Topic: Protests in Syria
The observers numbering up to 300 people have been in Syria since May and are to stay there until July 21© AFP 2013/ Str
UNITED NATIONS, July 11 (RIA Novosti)
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Russia has submitted to the UN Security Council a draft resolution proposing that the period of stay for the international observers’ mission in Syria be extended by three months, a deputy Russian envoy to the UN said.
“This draft is not confrontational at all,” Alexander Pankin told Russian journalists on Tuesday. “Its main point is in support of [UN and Arab League special envoy] Kofi Annan’s efforts and agreements reached in Geneva at the action group’s meeting.”
The observers numbering up to 300 people have been in Syria since May and are to stay there until July 21. UN Secretary General Ban Ki-moon last week proposed a few options for the mission’s future to the Security Council, including increasing the number of civilian and cutting the number of military observers, as well as changing its function to organization of political dialogue.
Pankin said Russia supports the function change proposal, and added that all partners are welcome to propose amendments to the Russian draft resolution. Western countries are drafting their own resolution with sanctions against Syria.
“Unless we are able to agree, we may see the worst option - cutting UN presence in Syria,” he said.
A spokesman for the French Foreign Ministry denounced the resolution on Wednesday, saying it was “below the expectations” of the global community because it did not propose any hard-hitting sanctions meant to pressure Syrian President Bashar al-Assad into accepting Annan’s settlement plan for Syria.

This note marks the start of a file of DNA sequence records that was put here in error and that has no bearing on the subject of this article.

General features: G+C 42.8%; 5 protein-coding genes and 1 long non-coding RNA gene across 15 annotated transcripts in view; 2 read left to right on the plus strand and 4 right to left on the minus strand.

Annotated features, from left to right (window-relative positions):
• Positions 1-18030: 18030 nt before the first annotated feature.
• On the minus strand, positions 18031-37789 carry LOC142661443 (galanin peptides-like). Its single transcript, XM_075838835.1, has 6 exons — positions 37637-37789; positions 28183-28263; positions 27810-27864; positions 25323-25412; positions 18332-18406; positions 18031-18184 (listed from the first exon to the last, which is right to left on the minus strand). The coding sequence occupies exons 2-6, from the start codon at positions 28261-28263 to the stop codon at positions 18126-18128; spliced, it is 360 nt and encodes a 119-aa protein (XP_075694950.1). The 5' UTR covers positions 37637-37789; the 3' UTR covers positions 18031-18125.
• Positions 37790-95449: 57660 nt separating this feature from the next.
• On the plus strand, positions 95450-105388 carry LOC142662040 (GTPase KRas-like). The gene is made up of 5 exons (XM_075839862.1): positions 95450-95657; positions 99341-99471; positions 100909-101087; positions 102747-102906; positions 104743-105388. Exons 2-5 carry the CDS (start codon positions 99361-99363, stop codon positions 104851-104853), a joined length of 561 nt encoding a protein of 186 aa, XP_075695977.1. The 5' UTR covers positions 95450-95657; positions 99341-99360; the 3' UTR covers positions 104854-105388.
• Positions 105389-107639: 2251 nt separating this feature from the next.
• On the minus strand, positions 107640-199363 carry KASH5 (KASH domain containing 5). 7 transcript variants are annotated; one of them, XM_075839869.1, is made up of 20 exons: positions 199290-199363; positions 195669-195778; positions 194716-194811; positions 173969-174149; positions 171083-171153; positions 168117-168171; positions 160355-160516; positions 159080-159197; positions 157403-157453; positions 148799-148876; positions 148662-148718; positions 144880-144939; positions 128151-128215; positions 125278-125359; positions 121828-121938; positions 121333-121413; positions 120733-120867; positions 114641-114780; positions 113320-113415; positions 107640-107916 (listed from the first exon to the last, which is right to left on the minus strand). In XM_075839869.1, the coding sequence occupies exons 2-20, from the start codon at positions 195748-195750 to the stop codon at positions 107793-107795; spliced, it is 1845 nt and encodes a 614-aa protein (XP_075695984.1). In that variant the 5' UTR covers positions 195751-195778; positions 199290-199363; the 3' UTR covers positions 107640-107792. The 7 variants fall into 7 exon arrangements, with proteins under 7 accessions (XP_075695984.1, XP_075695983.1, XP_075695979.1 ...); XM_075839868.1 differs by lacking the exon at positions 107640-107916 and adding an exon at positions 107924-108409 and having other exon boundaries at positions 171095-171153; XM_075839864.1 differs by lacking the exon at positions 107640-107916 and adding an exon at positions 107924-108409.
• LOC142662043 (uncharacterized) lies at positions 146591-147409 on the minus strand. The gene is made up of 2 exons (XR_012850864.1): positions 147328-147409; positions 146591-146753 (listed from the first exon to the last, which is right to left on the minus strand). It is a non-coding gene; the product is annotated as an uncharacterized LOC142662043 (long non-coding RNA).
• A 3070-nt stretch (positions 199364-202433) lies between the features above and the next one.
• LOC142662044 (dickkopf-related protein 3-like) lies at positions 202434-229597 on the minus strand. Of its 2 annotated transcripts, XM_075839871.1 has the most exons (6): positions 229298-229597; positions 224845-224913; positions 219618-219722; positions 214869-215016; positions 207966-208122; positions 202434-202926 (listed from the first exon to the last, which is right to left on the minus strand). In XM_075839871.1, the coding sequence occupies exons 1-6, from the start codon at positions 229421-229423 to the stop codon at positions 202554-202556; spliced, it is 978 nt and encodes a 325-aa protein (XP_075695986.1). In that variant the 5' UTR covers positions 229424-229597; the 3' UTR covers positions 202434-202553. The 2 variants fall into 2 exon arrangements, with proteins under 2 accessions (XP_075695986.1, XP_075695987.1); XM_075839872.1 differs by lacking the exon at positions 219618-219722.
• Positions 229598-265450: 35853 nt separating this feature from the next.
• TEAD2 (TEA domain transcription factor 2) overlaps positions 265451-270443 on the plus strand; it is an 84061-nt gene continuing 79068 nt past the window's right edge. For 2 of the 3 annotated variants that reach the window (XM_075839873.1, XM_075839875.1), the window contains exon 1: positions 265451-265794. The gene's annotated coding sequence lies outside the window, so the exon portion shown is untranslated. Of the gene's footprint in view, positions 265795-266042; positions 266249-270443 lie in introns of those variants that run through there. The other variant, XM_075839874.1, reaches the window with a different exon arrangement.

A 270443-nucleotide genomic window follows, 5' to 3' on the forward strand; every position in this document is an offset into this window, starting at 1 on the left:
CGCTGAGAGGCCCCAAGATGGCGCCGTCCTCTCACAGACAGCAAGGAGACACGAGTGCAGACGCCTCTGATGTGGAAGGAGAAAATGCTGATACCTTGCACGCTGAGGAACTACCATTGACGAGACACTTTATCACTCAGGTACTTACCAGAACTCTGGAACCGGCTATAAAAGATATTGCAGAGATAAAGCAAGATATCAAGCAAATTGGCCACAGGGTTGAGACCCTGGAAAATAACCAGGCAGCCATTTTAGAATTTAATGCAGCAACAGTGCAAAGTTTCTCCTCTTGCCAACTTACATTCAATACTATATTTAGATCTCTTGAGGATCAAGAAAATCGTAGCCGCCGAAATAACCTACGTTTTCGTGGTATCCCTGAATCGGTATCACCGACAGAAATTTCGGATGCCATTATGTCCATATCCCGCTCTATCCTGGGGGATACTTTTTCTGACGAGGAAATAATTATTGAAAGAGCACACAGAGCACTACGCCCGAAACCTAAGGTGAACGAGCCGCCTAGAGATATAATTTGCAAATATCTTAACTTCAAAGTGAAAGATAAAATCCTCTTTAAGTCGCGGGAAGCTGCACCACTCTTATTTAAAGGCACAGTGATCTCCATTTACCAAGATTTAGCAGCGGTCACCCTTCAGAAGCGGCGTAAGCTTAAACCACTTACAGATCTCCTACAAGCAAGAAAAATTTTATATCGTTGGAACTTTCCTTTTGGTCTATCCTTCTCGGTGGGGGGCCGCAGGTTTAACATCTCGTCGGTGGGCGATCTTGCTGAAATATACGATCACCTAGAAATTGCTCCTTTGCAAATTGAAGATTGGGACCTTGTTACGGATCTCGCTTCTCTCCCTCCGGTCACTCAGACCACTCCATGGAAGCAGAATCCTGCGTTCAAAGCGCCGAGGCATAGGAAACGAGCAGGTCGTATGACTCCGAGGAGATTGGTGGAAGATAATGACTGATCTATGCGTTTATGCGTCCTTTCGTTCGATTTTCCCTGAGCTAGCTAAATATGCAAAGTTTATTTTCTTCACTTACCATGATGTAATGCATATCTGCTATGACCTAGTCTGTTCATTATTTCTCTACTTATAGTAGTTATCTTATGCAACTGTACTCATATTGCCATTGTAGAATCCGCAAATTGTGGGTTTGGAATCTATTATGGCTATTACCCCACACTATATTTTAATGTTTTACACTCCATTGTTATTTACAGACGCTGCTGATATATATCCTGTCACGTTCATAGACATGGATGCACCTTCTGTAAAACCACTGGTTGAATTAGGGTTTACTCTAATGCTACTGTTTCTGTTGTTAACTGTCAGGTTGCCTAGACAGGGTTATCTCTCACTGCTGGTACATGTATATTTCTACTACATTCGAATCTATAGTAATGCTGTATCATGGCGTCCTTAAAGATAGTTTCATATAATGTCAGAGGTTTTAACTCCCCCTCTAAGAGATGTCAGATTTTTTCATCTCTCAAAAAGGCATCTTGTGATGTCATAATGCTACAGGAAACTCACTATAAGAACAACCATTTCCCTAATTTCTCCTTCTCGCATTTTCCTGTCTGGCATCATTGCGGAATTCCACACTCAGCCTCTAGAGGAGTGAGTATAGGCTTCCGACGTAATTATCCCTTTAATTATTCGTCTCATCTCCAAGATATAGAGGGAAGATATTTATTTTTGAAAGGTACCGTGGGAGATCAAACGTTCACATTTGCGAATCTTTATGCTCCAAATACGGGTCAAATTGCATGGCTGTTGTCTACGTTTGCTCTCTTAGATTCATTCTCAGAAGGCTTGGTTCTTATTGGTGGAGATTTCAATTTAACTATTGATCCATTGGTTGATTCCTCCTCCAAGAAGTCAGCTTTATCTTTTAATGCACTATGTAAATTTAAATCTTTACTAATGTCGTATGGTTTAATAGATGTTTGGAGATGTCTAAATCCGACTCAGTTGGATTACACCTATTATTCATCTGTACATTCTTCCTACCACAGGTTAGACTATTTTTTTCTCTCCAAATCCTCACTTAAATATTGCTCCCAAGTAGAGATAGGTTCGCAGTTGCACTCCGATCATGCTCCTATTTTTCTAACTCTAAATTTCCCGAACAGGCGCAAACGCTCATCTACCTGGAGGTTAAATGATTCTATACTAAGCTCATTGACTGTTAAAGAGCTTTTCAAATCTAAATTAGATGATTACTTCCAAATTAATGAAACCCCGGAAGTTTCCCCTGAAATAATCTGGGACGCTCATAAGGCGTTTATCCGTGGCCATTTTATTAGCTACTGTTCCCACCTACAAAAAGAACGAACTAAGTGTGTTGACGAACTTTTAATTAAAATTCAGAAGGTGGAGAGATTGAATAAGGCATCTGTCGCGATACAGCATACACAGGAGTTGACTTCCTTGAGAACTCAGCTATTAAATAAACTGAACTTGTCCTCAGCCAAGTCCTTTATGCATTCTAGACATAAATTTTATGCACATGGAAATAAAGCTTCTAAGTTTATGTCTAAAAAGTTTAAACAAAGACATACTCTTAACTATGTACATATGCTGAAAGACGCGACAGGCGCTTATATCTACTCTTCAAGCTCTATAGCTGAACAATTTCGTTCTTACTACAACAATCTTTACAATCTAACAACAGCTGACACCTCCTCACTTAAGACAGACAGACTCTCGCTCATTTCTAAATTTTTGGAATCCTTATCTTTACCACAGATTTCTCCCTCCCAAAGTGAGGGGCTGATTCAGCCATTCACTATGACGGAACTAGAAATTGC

Earlier, Annan proposed a settlement plan for Syria stipulating a ceasefire between the authorities and the opposition and the start of a political dialogue. On June 30, the Geneva conference of foreign ministers of the "action group," which includes the Western powers, Russia and China, supported the establishment of a "transitional government body with full executive powers" in Syria that would include all sides to the conflict.
Western powers, including the United States, say the Geneva agreement makes it clear to Syrian President Bashar al-Assad that he must go.
The UN estimated in May that some 10,000 people have been killed in Syria since the beginning of a revolt against al-Assad in March 2011. The Syrian Observatory for Human Rights, a London-based organization with a network of activists in Syria, revised the death toll to 16,500 on Monday. Of those, some 5,000 were government troops and army defectors, the group said. June had been the bloodiest month of the conflict so far, with around 100 deaths every day, it said.
The UN Security Council has so far failed to find a way to settle the conflict. Russia and China have refused to support any plans for outside interference in Syria, saying both the authorities and the opposition should take measures to stop violence.
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